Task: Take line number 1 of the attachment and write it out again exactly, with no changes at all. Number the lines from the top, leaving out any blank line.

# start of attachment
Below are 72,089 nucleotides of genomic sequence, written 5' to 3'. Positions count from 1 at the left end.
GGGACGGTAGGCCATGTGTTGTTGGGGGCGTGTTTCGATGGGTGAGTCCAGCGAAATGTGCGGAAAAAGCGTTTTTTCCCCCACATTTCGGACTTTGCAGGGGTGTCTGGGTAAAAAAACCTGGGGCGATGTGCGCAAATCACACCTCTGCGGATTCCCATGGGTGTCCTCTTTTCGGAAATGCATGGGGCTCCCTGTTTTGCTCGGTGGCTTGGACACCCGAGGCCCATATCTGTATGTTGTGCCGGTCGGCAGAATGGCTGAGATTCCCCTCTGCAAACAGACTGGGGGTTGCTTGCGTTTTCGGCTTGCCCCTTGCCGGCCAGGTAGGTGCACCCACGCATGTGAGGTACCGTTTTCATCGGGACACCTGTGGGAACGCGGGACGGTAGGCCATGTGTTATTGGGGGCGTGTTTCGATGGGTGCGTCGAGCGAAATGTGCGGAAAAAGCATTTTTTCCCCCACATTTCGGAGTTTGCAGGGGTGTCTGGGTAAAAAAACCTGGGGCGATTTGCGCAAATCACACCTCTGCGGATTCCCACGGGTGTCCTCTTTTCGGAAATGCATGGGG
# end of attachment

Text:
Below are 72,089 nucleotides of genomic sequence, written 5' to 3'. Positions count from 1 at the left end.